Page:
3. Focus on the lasts. As parents, we are so overwhelmed with the “firsts” of our child’s life that we usually neglect the “lasts.” We usually know how old they were or where we were when they took their first steps, spoke their first words or called you by name. Most of us don’t, however, remember the last time we ever picked them up, changed their diaper or fed them a bottle. We are so consumed with the day-to-day that often find ourselves wishing those years away only to be overrun with regret as we look back on those days knowing we could have enjoyed them more. I know I’m guilty of it. I remember putting my kids in their car seat wishing I was putting them in a booster seat. Some time later, I’m sure I was putting one of them in a booster seat wishing we didn’t have car seats at all. I don’t remember the last time I put either of my daughters in a car or booster seat. Those days are gone, never to be recovered. While putting kids in a car seat is not exactly something to miss, it starts here and becomes a habit with bigger, more important things in life. Yet if we focus on the lasts and consider all of the minute tasks we perform as fathers, if we treat them as the last time we’ll ever do them, we approach them with a completely different attitude. We want to be perfect and to savor it if it is indeed the last time we ever did it.
A friend of mine adopted this approach with his young son who was still in diapers. His son was at the stage where dad was expecting him to get out of diapers, yet while potty-training, the child had an accident and wet himself. At first, my friend told me he was furious. One more thing to do that wasn’t on the list of things to do. “How could you do this? You’re supposed to be potty-trained,” he thought. As he angrily reached for a fresh diaper and lay his son on the floor to change it, he collected himself and thought, “What if this is the last time I ever do this? Will I want to remember that I just rushed through only to get to the next task that I would probably rush through as well?” He then changed his approach. He decided this would be the best diaper changing his son would ever have. He ensured the lining of the diaper fit perfectly around his son’s thighs so no leaking would occur. He ensured that the adhesive tabs on the diaper were perfectly square and had just the right amount of tension in them as to not let the diaper be too tight. That diaper was put on perfectly. And rightfully so. It may have been the last one he ever put on. He soaked it up by focusing on the lasts. He was really there.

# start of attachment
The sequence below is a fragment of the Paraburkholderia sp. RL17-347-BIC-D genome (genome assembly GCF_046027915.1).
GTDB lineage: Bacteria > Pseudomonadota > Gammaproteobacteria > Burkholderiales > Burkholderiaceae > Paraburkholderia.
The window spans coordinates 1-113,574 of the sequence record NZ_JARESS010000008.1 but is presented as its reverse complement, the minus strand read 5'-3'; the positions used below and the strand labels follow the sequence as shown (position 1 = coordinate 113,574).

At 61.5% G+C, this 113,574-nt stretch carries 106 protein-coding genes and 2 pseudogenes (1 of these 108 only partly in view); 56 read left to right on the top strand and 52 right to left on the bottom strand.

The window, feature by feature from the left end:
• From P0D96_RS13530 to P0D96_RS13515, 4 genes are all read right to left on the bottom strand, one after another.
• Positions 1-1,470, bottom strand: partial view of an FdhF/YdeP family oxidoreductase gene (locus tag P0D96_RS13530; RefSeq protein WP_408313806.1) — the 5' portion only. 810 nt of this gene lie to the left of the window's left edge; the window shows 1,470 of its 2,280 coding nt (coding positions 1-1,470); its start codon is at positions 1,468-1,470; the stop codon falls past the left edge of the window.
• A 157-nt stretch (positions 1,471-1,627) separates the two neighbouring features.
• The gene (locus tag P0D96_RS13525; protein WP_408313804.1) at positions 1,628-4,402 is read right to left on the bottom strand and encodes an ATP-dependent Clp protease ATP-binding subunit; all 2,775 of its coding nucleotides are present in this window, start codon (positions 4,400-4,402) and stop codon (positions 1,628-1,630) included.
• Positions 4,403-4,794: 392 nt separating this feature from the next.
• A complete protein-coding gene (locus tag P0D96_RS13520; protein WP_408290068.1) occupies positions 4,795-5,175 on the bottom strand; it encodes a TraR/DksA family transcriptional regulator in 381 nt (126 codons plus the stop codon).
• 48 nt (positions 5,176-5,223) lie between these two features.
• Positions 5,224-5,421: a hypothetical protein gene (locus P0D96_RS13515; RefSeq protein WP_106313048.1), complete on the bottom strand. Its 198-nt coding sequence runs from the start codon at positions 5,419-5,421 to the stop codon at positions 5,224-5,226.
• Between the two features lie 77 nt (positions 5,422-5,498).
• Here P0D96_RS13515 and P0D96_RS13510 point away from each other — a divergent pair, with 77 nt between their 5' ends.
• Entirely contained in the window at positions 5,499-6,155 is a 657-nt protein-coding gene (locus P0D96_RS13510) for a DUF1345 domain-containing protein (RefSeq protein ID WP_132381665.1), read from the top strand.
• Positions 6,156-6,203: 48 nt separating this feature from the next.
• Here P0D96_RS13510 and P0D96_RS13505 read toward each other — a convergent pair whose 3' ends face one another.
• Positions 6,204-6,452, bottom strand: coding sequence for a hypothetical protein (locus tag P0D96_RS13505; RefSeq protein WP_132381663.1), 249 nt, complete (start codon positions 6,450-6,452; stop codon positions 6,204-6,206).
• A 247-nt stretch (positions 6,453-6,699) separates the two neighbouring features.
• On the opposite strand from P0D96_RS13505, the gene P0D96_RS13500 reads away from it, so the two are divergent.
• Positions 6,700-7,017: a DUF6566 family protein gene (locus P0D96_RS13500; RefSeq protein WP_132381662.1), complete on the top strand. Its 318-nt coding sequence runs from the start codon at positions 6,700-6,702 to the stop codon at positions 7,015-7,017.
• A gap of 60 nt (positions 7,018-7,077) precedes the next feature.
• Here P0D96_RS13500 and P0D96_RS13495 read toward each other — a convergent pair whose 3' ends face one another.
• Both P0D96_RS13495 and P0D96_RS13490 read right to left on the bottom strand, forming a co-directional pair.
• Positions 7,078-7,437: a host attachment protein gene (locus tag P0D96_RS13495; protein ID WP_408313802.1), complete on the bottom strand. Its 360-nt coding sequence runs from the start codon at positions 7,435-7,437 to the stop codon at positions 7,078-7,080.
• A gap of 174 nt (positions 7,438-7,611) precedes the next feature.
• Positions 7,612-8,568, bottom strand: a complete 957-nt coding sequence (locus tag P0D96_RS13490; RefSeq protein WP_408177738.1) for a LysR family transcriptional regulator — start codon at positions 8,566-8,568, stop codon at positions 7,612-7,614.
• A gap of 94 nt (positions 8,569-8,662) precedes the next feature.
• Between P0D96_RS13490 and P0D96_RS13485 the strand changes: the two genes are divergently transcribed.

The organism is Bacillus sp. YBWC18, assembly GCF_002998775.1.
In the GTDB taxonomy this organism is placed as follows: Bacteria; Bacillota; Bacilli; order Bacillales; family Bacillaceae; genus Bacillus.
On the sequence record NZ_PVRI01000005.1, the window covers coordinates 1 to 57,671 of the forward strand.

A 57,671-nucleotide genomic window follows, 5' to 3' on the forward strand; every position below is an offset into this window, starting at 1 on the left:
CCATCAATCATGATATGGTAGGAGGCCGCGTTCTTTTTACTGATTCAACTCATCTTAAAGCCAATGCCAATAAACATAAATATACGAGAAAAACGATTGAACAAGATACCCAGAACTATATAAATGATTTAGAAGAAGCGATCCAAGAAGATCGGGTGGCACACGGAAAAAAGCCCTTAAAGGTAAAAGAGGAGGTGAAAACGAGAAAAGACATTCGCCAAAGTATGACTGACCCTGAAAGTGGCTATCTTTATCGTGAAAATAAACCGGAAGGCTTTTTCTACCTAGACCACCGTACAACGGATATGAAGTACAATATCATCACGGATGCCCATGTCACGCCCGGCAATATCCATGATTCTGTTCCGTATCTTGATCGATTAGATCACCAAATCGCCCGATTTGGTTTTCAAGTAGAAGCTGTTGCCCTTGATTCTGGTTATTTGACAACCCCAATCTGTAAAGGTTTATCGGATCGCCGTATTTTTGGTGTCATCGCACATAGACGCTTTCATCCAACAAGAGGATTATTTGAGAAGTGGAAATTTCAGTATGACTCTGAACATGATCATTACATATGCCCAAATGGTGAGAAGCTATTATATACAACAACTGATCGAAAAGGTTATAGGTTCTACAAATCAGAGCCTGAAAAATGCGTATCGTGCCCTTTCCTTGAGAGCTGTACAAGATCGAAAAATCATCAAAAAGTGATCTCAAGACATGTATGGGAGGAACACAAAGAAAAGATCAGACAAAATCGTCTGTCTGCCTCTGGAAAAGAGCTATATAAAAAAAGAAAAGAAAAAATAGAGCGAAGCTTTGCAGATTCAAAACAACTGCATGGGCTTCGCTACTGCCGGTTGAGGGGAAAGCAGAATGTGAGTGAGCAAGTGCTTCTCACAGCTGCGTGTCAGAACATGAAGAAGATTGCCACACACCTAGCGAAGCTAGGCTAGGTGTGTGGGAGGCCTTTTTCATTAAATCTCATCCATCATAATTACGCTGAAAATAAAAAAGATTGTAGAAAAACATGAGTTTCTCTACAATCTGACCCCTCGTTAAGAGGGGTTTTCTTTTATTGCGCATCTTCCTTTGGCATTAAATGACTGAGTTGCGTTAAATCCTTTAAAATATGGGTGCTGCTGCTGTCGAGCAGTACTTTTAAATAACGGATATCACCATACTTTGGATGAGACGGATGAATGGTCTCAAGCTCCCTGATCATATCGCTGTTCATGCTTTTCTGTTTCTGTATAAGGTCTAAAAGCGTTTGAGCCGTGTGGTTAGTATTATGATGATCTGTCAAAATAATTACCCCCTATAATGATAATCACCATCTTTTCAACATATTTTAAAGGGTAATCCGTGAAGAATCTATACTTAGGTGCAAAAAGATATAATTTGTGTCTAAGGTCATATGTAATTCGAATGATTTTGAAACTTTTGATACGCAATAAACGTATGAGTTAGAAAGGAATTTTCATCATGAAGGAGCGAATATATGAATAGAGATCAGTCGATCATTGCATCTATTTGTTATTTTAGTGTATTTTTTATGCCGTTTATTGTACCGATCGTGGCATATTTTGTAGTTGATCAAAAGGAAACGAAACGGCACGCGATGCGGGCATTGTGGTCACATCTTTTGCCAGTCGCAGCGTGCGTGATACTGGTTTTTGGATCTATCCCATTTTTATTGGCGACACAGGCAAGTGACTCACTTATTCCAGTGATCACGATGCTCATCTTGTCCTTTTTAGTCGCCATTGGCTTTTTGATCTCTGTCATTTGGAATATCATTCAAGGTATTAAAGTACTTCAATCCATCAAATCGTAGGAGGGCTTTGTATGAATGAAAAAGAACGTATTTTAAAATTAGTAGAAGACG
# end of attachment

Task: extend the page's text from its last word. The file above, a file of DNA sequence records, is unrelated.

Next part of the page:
4. Value their values. It’s easy to dismiss our kids’ values as childish and unimportant. This can be a huge mistake and ultimately lead to our children believing that we don’t think their interests, and ultimately themselves, are important. The bottom line though, is that what they value will shape the person they become one day. If we don’t embrace those values, or provide direction when those values may be off-target from what we believe are appropriate, we pose some serious risk to the self esteem our children carry into their adult life. One example Stephen Covey shares in his book, Seven Habits of Highly Effective Families, is of a child who has a deep love for the game of baseball. One summer, his father plans a trip across the nation to visit every major league stadium. When the father tells of his plan to a co-worker, the co-worker responds with, “I didn’t know you liked baseball that much.” The father then responds with, “I don’t, but I love my son that much.” Understanding their values and expressing interest in those values is key in really being there. This helps keep us interested and engaged in what they’re doing. Being engaged and interested in what they’re doing helps us really be there.
One final thought is to never compare yourself to other dads. Compare yourself to your own expectations. If you’re reading this, I’ll bet your expectations for your fathering skills are pretty high. Really being there takes commitment and patience. It’s not easy. Anytime anything is easy, I have to question what value it is adding. If we are pushing ourselves as fathers and committed to improving ourselves, we will experience some pain and anguish. Just know that pain and anguish subsides as your skill set increases. The more you push yourself and the more you try to really be there, the easier it gets. Just like when an athlete tries to build muscle, he tears down the muscle fiber after repeated workouts. As a result, it grows back stronger than before. The same is true for commitment and patience. The more you exercise them, the easier it gets to develop them.
Jay Fleischmann has been married to his wife, Amy, for 12 years. He has two daughters, Kaylee age nine, and Avery age six. Jay is in the process of writing a book entitled, I Like Myself, Dad, due out in 2009. When he’s not being a father and husband, Jay is an executive in the automotive manufacturing industry.
Image by: Phil Scoville, Flickr